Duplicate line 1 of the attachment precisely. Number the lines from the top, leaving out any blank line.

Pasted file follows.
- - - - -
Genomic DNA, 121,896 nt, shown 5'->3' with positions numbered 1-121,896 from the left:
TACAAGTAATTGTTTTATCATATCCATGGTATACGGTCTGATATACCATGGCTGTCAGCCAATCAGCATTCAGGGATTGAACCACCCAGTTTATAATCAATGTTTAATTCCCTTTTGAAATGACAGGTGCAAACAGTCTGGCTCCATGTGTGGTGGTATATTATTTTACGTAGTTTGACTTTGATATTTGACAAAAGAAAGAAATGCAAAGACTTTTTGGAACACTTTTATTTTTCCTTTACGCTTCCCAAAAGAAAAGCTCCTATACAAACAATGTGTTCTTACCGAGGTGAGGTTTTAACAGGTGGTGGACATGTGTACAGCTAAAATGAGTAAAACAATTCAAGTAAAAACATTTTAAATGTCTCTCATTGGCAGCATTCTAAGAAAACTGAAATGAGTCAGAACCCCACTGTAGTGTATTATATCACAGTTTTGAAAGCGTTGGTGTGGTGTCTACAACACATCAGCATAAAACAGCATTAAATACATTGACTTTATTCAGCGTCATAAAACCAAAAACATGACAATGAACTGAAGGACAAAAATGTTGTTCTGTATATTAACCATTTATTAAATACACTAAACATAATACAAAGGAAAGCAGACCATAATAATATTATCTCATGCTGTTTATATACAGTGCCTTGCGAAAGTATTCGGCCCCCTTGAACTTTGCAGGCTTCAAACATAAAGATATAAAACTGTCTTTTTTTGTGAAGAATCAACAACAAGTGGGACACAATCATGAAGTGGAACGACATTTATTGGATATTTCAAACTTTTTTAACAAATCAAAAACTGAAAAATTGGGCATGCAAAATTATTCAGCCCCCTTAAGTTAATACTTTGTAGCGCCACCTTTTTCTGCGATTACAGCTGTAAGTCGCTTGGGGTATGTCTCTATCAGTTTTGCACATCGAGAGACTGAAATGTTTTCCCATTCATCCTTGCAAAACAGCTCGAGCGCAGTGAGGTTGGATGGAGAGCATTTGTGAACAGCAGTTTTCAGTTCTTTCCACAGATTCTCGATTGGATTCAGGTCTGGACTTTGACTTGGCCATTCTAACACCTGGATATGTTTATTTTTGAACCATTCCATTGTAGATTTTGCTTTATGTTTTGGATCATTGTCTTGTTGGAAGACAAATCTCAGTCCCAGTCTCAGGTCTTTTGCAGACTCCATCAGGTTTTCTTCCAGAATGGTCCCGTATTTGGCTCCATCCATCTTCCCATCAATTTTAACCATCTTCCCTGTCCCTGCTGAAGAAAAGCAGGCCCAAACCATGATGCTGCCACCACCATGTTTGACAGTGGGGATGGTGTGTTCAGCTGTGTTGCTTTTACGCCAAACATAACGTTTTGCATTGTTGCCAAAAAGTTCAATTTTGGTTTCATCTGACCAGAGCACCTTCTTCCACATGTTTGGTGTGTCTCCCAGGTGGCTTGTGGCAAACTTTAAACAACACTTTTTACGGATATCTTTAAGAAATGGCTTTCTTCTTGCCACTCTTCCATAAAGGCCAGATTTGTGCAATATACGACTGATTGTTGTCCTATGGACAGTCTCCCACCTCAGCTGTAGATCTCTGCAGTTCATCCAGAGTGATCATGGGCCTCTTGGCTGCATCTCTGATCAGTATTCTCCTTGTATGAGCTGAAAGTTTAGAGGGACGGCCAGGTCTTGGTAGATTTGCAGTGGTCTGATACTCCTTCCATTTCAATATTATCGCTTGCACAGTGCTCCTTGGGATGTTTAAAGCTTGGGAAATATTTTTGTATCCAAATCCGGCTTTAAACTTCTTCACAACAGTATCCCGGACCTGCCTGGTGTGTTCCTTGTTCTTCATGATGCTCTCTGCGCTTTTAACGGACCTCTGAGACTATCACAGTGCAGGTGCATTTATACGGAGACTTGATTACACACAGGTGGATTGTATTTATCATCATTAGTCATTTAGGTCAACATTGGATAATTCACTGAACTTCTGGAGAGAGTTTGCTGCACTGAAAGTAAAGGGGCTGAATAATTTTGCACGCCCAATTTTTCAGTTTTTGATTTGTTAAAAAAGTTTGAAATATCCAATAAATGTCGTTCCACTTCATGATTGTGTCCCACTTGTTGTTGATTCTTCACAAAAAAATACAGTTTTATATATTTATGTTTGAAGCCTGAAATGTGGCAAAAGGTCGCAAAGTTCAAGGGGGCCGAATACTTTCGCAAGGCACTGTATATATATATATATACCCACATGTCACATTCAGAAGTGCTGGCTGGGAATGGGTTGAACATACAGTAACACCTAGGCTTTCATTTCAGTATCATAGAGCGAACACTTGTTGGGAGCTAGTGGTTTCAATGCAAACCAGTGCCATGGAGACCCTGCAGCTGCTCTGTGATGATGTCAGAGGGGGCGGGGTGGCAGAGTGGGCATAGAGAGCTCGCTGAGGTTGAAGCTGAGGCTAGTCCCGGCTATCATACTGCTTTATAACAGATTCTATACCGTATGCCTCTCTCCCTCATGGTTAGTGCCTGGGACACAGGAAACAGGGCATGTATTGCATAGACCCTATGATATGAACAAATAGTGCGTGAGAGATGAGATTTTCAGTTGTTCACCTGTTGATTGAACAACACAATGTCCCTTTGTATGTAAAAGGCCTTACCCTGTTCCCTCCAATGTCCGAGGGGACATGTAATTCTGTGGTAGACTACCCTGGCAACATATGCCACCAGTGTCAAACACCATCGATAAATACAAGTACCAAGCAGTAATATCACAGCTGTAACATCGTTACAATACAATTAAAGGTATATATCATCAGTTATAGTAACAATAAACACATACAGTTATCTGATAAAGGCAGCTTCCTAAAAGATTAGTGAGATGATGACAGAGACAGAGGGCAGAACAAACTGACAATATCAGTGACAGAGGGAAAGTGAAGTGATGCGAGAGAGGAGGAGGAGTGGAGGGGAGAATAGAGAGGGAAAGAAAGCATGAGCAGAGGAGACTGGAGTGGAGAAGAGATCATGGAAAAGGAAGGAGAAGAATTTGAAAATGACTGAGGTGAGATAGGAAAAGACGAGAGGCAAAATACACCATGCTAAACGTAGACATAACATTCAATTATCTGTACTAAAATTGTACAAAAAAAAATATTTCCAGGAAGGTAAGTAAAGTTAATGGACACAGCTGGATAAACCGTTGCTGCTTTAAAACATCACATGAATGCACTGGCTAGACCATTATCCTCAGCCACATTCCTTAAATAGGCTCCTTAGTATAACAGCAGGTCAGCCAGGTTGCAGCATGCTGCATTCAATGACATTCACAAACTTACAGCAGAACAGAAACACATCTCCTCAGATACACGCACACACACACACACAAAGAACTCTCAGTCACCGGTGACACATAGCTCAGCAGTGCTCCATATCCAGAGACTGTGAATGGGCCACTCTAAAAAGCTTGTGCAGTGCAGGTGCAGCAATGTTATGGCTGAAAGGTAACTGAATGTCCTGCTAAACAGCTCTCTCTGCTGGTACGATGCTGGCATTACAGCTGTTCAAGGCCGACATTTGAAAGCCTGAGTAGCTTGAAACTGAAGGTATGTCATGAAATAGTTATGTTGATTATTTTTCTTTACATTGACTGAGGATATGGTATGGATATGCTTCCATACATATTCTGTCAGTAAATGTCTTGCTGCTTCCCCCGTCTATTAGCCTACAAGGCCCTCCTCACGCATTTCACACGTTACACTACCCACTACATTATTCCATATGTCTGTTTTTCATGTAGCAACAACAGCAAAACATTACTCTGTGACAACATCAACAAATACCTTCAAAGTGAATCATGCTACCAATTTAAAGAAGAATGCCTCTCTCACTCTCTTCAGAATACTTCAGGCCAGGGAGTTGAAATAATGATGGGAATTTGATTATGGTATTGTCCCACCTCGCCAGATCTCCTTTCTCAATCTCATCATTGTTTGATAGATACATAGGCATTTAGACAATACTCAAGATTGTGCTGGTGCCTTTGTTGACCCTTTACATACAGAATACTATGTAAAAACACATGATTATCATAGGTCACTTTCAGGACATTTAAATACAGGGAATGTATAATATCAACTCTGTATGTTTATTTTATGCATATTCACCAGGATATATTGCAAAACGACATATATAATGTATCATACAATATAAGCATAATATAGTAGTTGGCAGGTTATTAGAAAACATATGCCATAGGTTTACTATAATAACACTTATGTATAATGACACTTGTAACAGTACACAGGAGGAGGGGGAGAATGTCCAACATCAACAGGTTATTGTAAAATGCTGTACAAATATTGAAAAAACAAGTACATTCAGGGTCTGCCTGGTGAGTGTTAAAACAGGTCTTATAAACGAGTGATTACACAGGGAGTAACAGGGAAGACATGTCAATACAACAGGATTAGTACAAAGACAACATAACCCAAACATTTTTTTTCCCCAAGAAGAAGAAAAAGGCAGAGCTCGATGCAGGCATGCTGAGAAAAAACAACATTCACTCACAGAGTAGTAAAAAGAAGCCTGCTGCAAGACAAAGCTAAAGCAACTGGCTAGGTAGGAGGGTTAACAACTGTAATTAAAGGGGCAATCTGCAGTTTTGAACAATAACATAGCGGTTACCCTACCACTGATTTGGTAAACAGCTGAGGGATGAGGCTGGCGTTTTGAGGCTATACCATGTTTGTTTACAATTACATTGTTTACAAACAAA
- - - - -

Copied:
Genomic DNA, 121,896 nt, shown 5'->3' with positions numbered 1-121,896 from the left: